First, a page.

Q. Two months ago, we received a series of increasingly worrisome anonymous emails allegedly sent by our company's employees. We tried to trace the emails but couldn't determine the sender or senders.
The emails accused two mid- level supervisors of bullying. Several of our senior management team didn't want to do anything based on the emails, saying that action would "give in" to cowards who hid behind anonymity. The rest of us said we couldn't hide our heads in the sand and had to act.
We hired an individual to interview all employees. We asked him to keep his real purpose and what he was learning confidential so we wouldn't unfairly damage the supervisors' reputations.
The consultant told us we had two ringleader employees who made it impossible for the supervisors to function by acting outraged when the supervisors asked them to follow normal procedures, and convincing other employees to act out. They also said several supervisors lacked skills and acted out in return, making things worse.
One of the supervisors got wind of this. He asked us point-blank if he was a subject of the investigation. When we said yes, he demanded to see the consultant's report, claiming he had a right to the information. Does he? He also claimed he had the right to know he was being investigated. Is this true?
A. Although Alaska Statute 23.10.430 gives your supervisor and every other employee the right to view his personnel file and any other personnel information maintained by the employer about him, it doesn't give him the right to view your investigator's report, because you were investigating the work environment, not him.
According to employment attorney Renea Saade: "Employers may, and typically should, keep investigation reports confidential. If, however, you take a disciplinary action against the supervisor, you need to document the basis for that decision and place this separate memo in his file and give him access to it if requested."
Next, your supervisor didn't necessarily have the right to know you'd launched an investigation. When the U.S. Immigration and Naturalization Service received third-party complaints about an INS investigator allegedly using abusive tactics and investigated, the investigator sued under the Privacy Act, claiming his employer hadn't notified him. The Court ruled for the employer, saying it would have been impractical to advise the supervisor before interviewing those who had complained. What do employers owe those targeted in investigations? The chance to rebut the complaints -- because their views are part of finding the truth.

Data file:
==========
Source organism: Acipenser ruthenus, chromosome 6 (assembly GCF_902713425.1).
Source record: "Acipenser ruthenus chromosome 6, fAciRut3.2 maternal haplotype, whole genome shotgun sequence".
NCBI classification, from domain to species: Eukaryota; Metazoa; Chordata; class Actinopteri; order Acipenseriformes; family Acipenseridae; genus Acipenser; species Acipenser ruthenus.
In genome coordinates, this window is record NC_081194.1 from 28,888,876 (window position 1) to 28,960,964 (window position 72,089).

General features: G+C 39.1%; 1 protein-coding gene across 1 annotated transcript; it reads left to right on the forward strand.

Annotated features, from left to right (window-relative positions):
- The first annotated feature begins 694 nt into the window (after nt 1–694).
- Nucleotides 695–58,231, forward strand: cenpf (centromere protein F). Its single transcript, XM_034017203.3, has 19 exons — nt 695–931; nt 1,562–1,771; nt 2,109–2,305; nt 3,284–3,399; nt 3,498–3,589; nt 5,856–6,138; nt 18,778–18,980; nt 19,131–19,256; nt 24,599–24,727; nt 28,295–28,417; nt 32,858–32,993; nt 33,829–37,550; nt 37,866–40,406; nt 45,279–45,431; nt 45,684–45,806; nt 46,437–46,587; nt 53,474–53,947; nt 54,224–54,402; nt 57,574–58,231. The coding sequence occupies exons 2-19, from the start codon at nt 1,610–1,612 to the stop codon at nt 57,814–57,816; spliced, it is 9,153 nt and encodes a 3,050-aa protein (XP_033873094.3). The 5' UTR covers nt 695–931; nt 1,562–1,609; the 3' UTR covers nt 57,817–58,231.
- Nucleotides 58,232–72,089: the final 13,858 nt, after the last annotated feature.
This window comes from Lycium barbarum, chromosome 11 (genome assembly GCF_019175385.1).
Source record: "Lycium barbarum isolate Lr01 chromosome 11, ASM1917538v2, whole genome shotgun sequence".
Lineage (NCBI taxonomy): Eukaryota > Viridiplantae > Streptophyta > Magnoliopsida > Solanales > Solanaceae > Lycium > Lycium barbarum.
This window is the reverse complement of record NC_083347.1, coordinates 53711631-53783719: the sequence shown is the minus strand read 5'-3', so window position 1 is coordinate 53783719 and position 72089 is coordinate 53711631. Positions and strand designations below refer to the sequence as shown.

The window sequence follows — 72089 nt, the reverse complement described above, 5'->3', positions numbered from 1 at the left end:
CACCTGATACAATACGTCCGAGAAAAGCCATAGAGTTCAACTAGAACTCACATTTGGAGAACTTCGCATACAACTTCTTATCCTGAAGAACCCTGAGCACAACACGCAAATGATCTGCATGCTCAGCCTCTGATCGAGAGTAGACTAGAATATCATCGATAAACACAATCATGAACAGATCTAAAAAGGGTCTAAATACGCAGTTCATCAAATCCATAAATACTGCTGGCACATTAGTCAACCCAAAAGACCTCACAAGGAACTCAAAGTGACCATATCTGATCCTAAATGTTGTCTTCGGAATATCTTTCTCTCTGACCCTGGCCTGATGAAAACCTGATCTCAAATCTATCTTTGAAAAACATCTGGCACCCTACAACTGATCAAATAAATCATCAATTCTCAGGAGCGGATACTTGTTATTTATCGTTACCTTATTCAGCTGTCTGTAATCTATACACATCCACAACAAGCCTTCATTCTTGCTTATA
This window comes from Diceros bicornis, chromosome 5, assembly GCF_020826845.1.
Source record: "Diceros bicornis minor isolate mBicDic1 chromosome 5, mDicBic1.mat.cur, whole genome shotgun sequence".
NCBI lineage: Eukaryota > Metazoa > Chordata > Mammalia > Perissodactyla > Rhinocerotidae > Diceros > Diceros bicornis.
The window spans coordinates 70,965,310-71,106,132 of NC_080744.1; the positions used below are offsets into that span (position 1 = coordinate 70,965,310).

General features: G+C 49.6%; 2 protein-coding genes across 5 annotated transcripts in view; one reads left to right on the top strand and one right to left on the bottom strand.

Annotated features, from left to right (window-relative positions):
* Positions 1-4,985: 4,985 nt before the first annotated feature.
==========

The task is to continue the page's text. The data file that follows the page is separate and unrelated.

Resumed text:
However, anonymous complaints pose many challenges to employers and always need to be viewed with a healthy dose of skepticism as those who write them may have impure motives. When Connecticut's State Ethics Board terminated Ethics Chief Alan Plofsky after investigating an anonymous complaint, allegedly written by a parking lot attendant, they learned the complaint had actually been written by one of the ethics staff attorneys who intentionally misspelled words such as "anonimus" to hide her true identity. Plofsky ultimately won back pay, benefits and a new job.
At the same time, even anonymous complaints merit investigation because they put employers on notice they may have a problem and create a potential liability for employers who fail to reasonably respond. Further, employees with legitimate issues may fear speaking out. The Sarbanes-Oxley Act additionally requires publicly traded companies to establish a mechanism allowing employees to complain anonymously and without fear of retaliation about suspected accounting improprieties.
Finally, it appears you've found what many employers do when they tug the lid off their workplace Pandora's Box -- multiple players create most workplace problems.
Dr. Lynne Curry is a management/employee trainer and owner of the consulting firm The Growth Company Inc. Send your questions to her at www.thegrowthcompany.com.